Less grain for on the grain mash

Any hardware used for mashing, fermenting or aging.

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PoppaW
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Less grain for on the grain mash

Post by PoppaW » Mon Aug 03, 2020 8:40 pm

If the on grain mash is more efficient then does anyone try to use less grain? If you normally use 2lbs per gallon of water can you get away with less? I’m not cheap but I try to be efficient. Lol

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Hambone
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Re: Less grain for on the grain mash

Post by Hambone » Tue Aug 04, 2020 2:29 am

Less grain = less fermentable sugars. 1.6-2 lbs (or even slightly more) provides enough sugars to produce a reasonable amount of alcohol by volume in a mash.

It takes as much energy to run 10 gallons of 1% abv wort as 8% wort. So less grain is actually less efficient....
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StillerBoy
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Re: Less grain for on the grain mash

Post by StillerBoy » Tue Aug 04, 2020 3:52 am

Hambone wrote:
Tue Aug 04, 2020 2:29 am
Less grain = less fermentable sugars. 1.6-2 lbs (or even slightly more) provides enough sugars to produce a reasonable amount of alcohol by volume in a mash.
And add to this a very important value of doing an all grains.. " Less Flavor "

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jonnys_spirit
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Re: Less grain for on the grain mash

Post by jonnys_spirit » Tue Aug 04, 2020 4:25 am

Grain = alcohol so a mash with less grain / gallon is going to produce less low-wines. Is it necessarily accurate that those low wines have less flavor if you run it to the same ABV?

I don’t have first hand experience of that result yet.

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seabass
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Re: Less grain for on the grain mash

Post by seabass » Tue Aug 04, 2020 7:16 am

It depends on what you're using as your baseline. Many here just go with a simple lbs/gal ratio. If you're actually building a recipe based on your measured efficiency, then yes, you will use less grain with on grain ferment. What are you aiming for? If you are aiming for a specific starting gravity, then assume 100% efficiency for on grain ferments.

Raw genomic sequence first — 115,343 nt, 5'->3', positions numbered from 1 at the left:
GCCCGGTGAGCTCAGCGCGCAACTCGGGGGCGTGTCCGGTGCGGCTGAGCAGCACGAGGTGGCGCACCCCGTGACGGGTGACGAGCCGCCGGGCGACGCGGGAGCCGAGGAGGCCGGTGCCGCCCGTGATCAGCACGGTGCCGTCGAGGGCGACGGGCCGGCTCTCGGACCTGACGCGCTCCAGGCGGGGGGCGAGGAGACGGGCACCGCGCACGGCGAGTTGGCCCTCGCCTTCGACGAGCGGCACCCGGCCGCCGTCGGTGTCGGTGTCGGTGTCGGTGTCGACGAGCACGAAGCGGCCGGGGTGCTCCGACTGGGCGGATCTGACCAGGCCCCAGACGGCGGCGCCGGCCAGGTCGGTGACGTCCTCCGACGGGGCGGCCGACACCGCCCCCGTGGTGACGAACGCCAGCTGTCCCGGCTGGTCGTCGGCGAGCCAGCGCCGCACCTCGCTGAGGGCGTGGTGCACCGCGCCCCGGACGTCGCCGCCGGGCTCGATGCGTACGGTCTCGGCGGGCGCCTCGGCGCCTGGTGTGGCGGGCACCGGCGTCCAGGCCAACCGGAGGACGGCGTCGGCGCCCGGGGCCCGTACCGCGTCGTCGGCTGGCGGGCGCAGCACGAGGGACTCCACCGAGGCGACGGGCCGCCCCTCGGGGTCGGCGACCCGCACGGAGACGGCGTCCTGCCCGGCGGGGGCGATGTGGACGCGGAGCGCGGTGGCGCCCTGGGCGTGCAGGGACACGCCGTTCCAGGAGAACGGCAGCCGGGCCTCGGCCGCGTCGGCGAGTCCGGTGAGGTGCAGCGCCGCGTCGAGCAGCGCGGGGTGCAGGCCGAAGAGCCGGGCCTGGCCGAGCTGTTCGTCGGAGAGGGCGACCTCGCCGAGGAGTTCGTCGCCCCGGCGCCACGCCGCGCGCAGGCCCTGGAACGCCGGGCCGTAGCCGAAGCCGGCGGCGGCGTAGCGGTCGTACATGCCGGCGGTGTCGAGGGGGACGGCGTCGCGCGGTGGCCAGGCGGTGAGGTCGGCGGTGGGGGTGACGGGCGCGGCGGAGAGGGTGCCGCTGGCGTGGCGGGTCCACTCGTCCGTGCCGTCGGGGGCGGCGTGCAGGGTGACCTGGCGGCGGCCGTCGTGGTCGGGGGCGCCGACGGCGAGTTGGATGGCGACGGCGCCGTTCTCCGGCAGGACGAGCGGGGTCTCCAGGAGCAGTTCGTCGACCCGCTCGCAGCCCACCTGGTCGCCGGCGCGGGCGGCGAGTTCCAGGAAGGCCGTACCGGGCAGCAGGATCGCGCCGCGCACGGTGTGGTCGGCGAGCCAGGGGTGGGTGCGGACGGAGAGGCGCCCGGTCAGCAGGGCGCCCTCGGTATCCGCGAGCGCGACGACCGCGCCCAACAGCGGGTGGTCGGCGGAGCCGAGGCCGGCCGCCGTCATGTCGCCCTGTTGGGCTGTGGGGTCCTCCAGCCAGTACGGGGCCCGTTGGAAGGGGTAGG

It is important to use the right efficiency in your calculations. Most home brew calculators assume 70-80% efficiency. If you don't change that, you'll end up with 10+% abv when you're aiming for 8%.

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Twisted Brick
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Re: Less grain for on the grain mash

Post by Twisted Brick » Tue Aug 04, 2020 10:11 am

.
All good advice above on lbs/gal and eyeing efficiency percentages.

One of the biggest increases in yield (efficiency) you can control comes from proper grain crush (ie: meal vs cracked corn). This goes hand-in-hand with monitoring water and mash pH, temp control and ferment conditions. There's nothing wrong with a strictly-controlled mash/ferment that yields 9%ABV, that all in, is more energy and time-efficient than using less grain for a 7% wash. Some go higher than 9% but for my system this works out perfect as my upper limit.
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jonnys_spirit
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Re: Less grain for on the grain mash

Post by jonnys_spirit » Tue Aug 04, 2020 10:59 am

What are your guys thoughts on a lower AVB mash - say 5-7% where the goal is less corn so that you can fit a better ratio of clear wash in a boiler and the slop into the thumper for a better ratio of liquid:solids kind of situation in the processing of a single ferment?

Cheers,
jonny
————
i make stuff i break stuff
water into whiskey into water
just getting started in home distilling - been drinking for decades
16g copper pot still, 10l alembic, and a column or two
————

seabass
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Re: Less grain for on the grain mash

Post by seabass » Tue Aug 04, 2020 1:03 pm

jonnys_spirit wrote:
Tue Aug 04, 2020 10:59 am
What are your guys thoughts on a lower AVB mash - say 5-7% where the goal is less corn so that you can fit a better ratio of clear wash in a boiler and the slop into the thumper for a better ratio of liquid:solids kind of situation in the processing of a single ferment?

Cheers,
jonny
I'm all for it if it simplifies the process. It certainly won't harm the product. Personally I would aim as high possible in that situation. I normally aim for 8%, so 7% isn't much of a change.

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Hambone
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Re: Less grain for on the grain mash

Post by Hambone » Tue Aug 04, 2020 3:20 pm

I shoot for 7-8%, but I do no boil corn so have to grind fine and squeezing is a reality. That’s one great thing about ujssm: much more can be sucked out with a filtered hose. In fact I usually don’t squeeze ujssm because it’s less worth the effort.
Good judgement is the result of experience.

Experience is usually the result of bad judgement..

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